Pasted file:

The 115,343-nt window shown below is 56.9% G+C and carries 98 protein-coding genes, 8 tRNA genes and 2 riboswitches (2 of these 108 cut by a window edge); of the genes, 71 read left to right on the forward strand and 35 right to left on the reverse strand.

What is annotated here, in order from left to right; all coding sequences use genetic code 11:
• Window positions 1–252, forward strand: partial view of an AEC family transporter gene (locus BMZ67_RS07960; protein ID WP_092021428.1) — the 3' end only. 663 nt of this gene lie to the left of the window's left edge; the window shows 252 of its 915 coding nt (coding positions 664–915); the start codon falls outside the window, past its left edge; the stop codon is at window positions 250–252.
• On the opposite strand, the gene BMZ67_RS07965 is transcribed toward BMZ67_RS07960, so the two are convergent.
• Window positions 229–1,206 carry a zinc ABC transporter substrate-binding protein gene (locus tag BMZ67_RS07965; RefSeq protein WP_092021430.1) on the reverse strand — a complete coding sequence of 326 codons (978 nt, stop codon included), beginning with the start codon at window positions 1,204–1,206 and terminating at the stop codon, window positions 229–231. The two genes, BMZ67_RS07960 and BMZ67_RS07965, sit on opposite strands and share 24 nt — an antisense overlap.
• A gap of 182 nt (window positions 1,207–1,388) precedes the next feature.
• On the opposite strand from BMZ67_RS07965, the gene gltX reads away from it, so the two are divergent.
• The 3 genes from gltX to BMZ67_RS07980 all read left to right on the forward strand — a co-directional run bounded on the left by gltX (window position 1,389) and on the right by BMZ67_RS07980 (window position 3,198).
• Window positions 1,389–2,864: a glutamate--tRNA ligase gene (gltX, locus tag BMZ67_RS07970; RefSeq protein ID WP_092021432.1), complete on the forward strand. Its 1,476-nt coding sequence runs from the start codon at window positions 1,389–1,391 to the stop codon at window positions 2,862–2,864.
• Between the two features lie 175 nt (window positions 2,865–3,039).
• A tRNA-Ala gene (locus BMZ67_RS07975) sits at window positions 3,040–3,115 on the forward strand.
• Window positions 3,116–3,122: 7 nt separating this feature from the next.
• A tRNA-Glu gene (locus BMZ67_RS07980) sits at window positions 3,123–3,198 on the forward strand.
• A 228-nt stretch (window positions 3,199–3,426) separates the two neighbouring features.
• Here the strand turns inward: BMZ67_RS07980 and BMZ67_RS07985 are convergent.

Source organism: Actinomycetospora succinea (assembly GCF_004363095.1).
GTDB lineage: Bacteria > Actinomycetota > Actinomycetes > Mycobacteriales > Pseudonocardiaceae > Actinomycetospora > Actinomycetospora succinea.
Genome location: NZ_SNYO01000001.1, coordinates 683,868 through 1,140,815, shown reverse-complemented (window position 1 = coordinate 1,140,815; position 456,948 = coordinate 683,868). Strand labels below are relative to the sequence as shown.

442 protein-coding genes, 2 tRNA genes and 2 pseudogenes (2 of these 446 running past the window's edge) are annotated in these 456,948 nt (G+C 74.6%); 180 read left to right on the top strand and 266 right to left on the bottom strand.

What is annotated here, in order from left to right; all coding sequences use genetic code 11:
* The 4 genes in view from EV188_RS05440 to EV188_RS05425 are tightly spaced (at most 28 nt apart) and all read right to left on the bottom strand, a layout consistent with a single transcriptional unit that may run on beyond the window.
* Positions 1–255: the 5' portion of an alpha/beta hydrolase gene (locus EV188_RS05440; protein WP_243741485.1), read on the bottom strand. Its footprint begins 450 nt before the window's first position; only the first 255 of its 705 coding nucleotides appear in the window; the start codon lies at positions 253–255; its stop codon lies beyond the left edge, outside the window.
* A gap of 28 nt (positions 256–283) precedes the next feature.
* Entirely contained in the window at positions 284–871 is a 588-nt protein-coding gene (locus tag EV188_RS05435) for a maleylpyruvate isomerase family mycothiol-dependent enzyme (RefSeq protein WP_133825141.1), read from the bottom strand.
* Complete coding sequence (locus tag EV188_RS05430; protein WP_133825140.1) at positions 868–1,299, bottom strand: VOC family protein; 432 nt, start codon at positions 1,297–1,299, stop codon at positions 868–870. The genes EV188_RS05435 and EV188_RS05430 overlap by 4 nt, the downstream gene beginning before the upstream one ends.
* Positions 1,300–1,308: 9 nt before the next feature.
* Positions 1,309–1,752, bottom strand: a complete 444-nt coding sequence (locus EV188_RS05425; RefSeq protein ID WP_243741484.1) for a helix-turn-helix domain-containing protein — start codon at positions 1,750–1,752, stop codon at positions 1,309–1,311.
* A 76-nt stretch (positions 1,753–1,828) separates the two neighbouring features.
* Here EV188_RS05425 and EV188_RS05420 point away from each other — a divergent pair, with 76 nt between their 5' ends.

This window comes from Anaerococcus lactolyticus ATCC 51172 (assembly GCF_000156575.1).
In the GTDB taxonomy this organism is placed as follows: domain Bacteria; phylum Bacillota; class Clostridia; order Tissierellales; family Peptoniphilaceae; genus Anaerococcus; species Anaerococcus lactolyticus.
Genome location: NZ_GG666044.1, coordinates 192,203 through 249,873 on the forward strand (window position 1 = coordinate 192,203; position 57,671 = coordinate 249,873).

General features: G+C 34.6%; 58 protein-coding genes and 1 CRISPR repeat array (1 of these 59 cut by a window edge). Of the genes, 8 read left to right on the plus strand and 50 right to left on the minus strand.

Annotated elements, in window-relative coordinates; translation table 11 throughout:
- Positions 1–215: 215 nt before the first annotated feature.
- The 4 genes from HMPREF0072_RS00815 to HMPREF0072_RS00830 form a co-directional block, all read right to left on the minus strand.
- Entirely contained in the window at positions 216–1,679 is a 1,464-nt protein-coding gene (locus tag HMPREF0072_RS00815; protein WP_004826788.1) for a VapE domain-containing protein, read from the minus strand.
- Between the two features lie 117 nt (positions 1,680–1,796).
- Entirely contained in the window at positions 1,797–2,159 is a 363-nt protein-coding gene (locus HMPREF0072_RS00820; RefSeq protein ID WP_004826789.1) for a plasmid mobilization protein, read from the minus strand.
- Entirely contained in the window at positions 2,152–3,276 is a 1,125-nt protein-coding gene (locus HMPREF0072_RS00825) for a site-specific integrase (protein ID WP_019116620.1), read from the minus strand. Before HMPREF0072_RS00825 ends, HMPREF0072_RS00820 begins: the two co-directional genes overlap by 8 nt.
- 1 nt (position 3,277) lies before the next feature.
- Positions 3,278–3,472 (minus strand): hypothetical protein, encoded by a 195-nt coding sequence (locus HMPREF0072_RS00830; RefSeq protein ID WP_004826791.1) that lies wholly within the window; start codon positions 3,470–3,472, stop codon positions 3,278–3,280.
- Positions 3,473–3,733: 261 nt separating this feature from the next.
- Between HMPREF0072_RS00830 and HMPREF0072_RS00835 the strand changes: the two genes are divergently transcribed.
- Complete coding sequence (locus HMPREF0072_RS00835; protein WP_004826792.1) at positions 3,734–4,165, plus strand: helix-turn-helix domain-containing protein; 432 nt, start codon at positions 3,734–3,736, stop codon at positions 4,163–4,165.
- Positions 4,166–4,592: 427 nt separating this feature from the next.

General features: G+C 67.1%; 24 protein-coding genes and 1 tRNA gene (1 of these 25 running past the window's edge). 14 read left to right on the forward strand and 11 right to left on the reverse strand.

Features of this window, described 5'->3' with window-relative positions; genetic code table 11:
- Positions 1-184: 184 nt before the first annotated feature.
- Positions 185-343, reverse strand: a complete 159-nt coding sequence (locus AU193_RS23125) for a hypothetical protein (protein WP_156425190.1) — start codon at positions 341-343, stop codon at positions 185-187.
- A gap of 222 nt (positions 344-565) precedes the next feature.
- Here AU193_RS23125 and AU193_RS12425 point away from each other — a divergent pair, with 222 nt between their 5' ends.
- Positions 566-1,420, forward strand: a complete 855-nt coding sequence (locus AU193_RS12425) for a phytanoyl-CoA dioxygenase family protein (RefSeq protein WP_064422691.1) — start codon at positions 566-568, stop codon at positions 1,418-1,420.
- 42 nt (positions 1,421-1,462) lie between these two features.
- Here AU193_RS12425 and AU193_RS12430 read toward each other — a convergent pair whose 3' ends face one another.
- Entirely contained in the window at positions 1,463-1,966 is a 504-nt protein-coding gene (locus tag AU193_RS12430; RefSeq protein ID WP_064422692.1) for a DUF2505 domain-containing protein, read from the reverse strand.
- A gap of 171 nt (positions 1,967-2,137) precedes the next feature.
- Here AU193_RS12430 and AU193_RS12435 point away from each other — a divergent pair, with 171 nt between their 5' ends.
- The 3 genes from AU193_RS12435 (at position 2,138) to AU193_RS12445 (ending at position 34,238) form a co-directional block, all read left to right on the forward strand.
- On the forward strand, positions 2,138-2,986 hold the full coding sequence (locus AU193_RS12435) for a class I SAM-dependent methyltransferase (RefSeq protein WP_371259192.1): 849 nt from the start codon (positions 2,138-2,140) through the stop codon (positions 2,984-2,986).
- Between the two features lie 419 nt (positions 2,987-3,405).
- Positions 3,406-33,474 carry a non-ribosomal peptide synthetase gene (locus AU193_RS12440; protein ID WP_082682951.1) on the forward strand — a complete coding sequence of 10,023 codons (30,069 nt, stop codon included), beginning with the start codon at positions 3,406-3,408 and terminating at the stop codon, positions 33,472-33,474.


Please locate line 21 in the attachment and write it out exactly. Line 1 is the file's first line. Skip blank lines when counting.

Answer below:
* The 4 genes in view from EV188_RS05440 to EV188_RS05425 are tightly spaced (at most 28 nt apart) and all read right to left on the bottom strand, a layout consistent with a single transcriptional unit that may run on beyond the window.